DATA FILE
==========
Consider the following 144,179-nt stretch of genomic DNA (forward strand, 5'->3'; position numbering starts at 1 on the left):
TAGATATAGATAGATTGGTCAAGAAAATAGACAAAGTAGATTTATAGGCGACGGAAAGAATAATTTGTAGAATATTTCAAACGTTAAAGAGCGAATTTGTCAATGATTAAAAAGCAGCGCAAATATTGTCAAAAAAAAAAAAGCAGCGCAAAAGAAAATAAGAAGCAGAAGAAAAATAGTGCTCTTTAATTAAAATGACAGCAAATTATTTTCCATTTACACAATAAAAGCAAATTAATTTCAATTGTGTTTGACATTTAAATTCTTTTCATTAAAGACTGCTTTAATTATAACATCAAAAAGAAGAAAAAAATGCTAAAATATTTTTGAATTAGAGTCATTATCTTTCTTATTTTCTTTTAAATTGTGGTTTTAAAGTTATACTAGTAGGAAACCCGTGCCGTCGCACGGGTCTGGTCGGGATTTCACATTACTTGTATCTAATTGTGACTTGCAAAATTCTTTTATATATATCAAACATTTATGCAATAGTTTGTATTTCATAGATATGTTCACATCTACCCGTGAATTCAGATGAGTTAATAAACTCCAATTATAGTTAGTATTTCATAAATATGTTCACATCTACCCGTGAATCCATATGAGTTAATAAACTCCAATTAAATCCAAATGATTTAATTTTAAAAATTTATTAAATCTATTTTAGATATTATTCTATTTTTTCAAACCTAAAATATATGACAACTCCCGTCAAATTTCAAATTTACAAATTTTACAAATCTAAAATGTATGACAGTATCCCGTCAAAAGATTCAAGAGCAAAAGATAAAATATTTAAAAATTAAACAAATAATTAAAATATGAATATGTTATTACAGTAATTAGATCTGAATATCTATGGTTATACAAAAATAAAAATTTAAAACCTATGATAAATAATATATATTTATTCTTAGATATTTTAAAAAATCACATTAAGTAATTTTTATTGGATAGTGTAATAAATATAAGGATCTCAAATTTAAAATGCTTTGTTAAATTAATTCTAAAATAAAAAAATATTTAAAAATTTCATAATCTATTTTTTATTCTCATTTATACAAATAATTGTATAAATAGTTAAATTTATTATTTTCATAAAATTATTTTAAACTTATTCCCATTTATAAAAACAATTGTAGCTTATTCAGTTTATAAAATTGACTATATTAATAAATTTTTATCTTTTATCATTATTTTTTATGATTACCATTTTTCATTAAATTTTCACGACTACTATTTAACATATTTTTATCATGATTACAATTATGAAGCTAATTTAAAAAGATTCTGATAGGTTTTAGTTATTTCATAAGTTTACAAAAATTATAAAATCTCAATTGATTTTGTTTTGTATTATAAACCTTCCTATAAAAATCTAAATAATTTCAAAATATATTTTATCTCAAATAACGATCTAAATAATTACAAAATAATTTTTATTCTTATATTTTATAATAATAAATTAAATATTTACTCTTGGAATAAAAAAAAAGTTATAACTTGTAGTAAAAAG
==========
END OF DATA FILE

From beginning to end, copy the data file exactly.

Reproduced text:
Consider the following 144,179-nt stretch of genomic DNA (forward strand, 5'->3'; position numbering starts at 1 on the left):
TAGATATAGATAGATTGGTCAAGAAAATAGACAAAGTAGATTTATAGGCGACGGAAAGAATAATTTGTAGAATATTTCAAACGTTAAAGAGCGAATTTGTCAATGATTAAAAAGCAGCGCAAATATTGTCAAAAAAAAAAAAGCAGCGCAAAAGAAAATAAGAAGCAGAAGAAAAATAGTGCTCTTTAATTAAAATGACAGCAAATTATTTTCCATTTACACAATAAAAGCAAATTAATTTCAATTGTGTTTGACATTTAAATTCTTTTCATTAAAGACTGCTTTAATTATAACATCAAAAAGAAGAAAAAAATGCTAAAATATTTTTGAATTAGAGTCATTATCTTTCTTATTTTCTTTTAAATTGTGGTTTTAAAGTTATACTAGTAGGAAACCCGTGCCGTCGCACGGGTCTGGTCGGGATTTCACATTACTTGTATCTAATTGTGACTTGCAAAATTCTTTTATATATATCAAACATTTATGCAATAGTTTGTATTTCATAGATATGTTCACATCTACCCGTGAATTCAGATGAGTTAATAAACTCCAATTATAGTTAGTATTTCATAAATATGTTCACATCTACCCGTGAATCCATATGAGTTAATAAACTCCAATTAAATCCAAATGATTTAATTTTAAAAATTTATTAAATCTATTTTAGATATTATTCTATTTTTTCAAACCTAAAATATATGACAACTCCCGTCAAATTTCAAATTTACAAATTTTACAAATCTAAAATGTATGACAGTATCCCGTCAAAAGATTCAAGAGCAAAAGATAAAATATTTAAAAATTAAACAAATAATTAAAATATGAATATGTTATTACAGTAATTAGATCTGAATATCTATGGTTATACAAAAATAAAAATTTAAAACCTATGATAAATAATATATATTTATTCTTAGATATTTTAAAAAATCACATTAAGTAATTTTTATTGGATAGTGTAATAAATATAAGGATCTCAAATTTAAAATGCTTTGTTAAATTAATTCTAAAATAAAAAAATATTTAAAAATTTCATAATCTATTTTTTATTCTCATTTATACAAATAATTGTATAAATAGTTAAATTTATTATTTTCATAAAATTATTTTAAACTTATTCCCATTTATAAAAACAATTGTAGCTTATTCAGTTTATAAAATTGACTATATTAATAAATTTTTATCTTTTATCATTATTTTTTATGATTACCATTTTTCATTAAATTTTCACGACTACTATTTAACATATTTTTATCATGATTACAATTATGAAGCTAATTTAAAAAGATTCTGATAGGTTTTAGTTATTTCATAAGTTTACAAAAATTATAAAATCTCAATTGATTTTGTTTTGTATTATAAACCTTCCTATAAAAATCTAAATAATTTCAAAATATATTTTATCTCAAATAACGATCTAAATAATTACAAAATAATTTTTATTCTTATATTTTATAATAATAAATTAAATATTTACTCTTGGAATAAAAAAAAAGTTATAACTTGTAGTAAAAAG